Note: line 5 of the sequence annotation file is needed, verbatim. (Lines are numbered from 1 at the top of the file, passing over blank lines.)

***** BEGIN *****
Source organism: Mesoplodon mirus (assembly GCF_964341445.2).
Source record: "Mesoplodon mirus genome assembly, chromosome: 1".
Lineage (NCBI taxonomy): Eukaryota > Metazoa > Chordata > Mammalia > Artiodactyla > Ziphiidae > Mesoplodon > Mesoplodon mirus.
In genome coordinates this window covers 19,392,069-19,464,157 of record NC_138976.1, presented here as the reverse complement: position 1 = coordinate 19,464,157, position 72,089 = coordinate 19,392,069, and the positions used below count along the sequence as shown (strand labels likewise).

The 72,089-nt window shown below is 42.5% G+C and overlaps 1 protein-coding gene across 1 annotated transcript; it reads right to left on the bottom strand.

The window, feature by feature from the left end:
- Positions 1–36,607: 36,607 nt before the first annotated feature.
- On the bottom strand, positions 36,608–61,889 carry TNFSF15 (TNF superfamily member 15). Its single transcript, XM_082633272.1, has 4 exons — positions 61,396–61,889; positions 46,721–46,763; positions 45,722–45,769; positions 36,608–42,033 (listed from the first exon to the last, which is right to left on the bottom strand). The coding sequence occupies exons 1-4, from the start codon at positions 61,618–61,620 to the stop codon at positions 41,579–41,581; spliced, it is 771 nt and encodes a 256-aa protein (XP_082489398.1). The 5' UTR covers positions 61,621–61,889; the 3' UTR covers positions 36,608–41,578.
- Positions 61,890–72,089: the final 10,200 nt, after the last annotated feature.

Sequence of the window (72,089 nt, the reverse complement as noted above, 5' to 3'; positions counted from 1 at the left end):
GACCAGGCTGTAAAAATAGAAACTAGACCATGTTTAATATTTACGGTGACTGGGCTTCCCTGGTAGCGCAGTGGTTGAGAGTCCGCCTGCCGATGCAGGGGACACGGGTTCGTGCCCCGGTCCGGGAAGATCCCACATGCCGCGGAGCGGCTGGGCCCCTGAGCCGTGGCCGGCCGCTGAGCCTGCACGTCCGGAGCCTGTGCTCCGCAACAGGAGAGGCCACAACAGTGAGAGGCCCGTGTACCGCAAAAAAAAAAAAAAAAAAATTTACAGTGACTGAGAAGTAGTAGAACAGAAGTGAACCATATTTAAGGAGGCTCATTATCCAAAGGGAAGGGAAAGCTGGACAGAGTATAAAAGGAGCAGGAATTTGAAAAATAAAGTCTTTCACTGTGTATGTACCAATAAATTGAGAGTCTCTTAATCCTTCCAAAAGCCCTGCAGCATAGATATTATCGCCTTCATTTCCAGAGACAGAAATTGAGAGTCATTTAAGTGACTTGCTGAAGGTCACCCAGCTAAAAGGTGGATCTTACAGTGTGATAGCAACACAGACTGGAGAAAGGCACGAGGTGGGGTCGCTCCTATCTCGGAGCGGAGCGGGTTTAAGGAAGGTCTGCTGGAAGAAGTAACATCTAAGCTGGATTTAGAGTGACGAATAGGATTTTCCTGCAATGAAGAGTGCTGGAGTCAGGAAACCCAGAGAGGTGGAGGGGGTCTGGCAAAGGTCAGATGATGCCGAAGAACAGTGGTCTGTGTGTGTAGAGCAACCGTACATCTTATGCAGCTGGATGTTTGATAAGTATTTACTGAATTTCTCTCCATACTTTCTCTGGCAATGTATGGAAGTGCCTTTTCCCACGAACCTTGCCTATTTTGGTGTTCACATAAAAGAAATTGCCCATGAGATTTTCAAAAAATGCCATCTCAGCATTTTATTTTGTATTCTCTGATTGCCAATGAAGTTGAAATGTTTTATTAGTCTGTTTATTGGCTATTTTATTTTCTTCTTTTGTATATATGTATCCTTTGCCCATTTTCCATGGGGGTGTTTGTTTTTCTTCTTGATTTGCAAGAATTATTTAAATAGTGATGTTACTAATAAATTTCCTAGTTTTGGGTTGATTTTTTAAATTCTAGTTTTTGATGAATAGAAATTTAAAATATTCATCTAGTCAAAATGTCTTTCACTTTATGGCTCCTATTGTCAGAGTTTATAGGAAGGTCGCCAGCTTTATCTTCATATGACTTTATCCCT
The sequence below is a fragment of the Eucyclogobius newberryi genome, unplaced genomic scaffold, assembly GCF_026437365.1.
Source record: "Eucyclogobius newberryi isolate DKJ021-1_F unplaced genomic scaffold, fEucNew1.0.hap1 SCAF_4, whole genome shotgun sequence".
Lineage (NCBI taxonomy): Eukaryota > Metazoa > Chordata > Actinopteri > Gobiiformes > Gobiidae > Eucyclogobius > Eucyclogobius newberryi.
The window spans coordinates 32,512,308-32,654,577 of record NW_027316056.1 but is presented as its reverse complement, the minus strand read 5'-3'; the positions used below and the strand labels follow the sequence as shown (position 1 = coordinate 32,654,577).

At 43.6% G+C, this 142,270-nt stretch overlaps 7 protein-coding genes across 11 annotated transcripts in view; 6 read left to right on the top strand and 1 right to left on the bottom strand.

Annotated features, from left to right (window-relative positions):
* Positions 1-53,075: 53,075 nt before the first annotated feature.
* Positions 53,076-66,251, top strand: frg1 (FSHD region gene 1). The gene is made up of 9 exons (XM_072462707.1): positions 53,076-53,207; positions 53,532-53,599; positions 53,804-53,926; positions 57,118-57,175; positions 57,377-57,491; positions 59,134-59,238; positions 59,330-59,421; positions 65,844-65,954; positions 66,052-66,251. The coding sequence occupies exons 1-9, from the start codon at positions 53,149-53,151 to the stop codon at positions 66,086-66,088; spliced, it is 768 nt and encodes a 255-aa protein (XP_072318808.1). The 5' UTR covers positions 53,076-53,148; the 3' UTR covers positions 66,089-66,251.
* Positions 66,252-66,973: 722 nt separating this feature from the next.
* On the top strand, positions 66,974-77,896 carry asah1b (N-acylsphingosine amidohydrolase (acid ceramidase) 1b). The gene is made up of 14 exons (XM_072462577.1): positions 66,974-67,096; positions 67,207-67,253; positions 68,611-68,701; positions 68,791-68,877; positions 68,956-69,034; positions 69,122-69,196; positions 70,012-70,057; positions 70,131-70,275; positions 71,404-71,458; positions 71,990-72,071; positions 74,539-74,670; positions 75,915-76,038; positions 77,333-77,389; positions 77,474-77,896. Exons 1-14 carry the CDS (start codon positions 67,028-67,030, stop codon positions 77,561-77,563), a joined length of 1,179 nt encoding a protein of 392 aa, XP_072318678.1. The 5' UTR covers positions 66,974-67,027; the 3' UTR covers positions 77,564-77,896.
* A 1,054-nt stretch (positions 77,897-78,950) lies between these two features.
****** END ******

The 72,089-nt window shown below is 42.5% G+C and overlaps 1 protein-coding gene across 1 annotated transcript; it reads right to left on the bottom strand.